Recently, CareerBuilder conducted a survey and found that 28% of those surveyed did not conduct background checks on potential employees. According to PR Newswire, the national study was conducted online by Harris Poll on behalf of CareerBuilder and included a sample of 2,379 hiring managers and human resources professionals across industries and company sizes in the private sector.
According to the same survey, 75% of employers said they have hired the wrong person for a position. On average, this costs the employer $17,000 per “bad hire”. According to Ben Goldberg, CEO of Aurico, “If an employee isn’t well-suited for the job or has a bad attitude, the time they spend not working could significantly impact your bottom line. That’s why it’s so important to make sure qualifications are substantiated.” He goes on to state, “It’s a hard cost to quantify, but it adds up when you consider the loss of employee morale, the additional supervision that employee needs, productivity loss for the organization, revenue that’s not being generated, and client relationships that could be turning sour as a result of bad impressions.”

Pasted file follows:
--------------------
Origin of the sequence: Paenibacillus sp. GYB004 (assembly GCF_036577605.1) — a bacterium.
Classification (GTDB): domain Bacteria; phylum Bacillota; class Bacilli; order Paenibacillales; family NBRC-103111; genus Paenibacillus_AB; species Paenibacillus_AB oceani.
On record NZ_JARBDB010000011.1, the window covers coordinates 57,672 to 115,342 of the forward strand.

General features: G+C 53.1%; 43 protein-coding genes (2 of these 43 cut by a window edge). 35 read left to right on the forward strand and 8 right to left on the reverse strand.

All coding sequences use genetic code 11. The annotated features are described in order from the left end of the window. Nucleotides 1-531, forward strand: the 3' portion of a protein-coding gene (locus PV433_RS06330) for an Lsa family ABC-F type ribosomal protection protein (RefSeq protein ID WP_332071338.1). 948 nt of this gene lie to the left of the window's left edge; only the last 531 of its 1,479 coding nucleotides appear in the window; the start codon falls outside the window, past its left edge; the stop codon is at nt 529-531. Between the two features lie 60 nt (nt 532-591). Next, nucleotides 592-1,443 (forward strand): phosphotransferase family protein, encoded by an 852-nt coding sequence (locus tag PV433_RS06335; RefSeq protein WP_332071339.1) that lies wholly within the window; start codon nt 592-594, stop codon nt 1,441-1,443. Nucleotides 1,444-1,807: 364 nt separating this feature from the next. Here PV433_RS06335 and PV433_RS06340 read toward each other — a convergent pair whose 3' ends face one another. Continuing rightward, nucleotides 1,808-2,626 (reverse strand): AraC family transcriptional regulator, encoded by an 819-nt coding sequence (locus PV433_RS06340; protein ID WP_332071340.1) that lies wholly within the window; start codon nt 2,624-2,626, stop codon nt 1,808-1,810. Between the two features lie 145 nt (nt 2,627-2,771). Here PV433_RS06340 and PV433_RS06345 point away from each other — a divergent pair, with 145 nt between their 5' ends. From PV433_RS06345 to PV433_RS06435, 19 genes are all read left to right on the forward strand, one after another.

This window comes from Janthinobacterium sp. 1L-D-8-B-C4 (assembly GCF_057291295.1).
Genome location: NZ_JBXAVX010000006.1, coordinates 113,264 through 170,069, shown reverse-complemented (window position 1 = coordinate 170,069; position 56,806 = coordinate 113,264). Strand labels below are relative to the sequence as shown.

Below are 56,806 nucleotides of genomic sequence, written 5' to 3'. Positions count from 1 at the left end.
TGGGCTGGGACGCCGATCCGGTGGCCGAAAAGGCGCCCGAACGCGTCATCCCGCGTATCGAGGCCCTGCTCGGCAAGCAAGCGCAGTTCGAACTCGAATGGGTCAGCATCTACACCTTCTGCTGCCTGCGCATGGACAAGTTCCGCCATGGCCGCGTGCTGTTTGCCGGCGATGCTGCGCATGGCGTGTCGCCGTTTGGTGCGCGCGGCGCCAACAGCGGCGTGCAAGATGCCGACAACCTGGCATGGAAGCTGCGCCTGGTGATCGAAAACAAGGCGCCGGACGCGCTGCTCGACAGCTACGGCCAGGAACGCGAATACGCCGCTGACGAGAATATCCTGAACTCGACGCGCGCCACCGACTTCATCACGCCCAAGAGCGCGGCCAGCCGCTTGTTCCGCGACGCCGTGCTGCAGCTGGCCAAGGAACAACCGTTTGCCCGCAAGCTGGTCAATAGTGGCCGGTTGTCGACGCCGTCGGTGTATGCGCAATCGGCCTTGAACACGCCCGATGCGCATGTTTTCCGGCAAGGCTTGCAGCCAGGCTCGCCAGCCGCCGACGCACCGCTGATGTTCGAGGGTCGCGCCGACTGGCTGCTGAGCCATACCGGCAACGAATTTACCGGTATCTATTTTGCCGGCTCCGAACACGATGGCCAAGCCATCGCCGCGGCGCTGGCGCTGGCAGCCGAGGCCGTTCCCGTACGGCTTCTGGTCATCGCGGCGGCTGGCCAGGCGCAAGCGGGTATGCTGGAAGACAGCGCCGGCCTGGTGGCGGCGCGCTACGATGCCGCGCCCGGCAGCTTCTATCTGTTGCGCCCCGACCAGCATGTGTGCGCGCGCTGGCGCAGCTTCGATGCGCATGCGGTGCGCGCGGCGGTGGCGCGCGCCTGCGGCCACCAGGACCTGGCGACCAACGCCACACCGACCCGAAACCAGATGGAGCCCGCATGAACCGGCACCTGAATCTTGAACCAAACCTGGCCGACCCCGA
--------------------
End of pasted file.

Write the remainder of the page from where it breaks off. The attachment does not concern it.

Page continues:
The survey then broke down which reports are utilized by those who do background checks on potential employees:
- Criminal background: 82%
- Employment verification: 62%
- Education verification: 50%
- Illegal drug use: 44%
- Professional license check: 38%
- Credit check: 29%
The survey then digs a bit deeper, and breaks down the cost and overall effect a bad hire can have.
Finally, Goldberg sums up the importance of making a good hire. “As you are hiring candidates who represent you and act as an extension of your company, accurate and thorough background checks are vital. Especially because the cost of replacing an experienced worker who doesn’t work out can cost a decent amount of that individual’s salary.”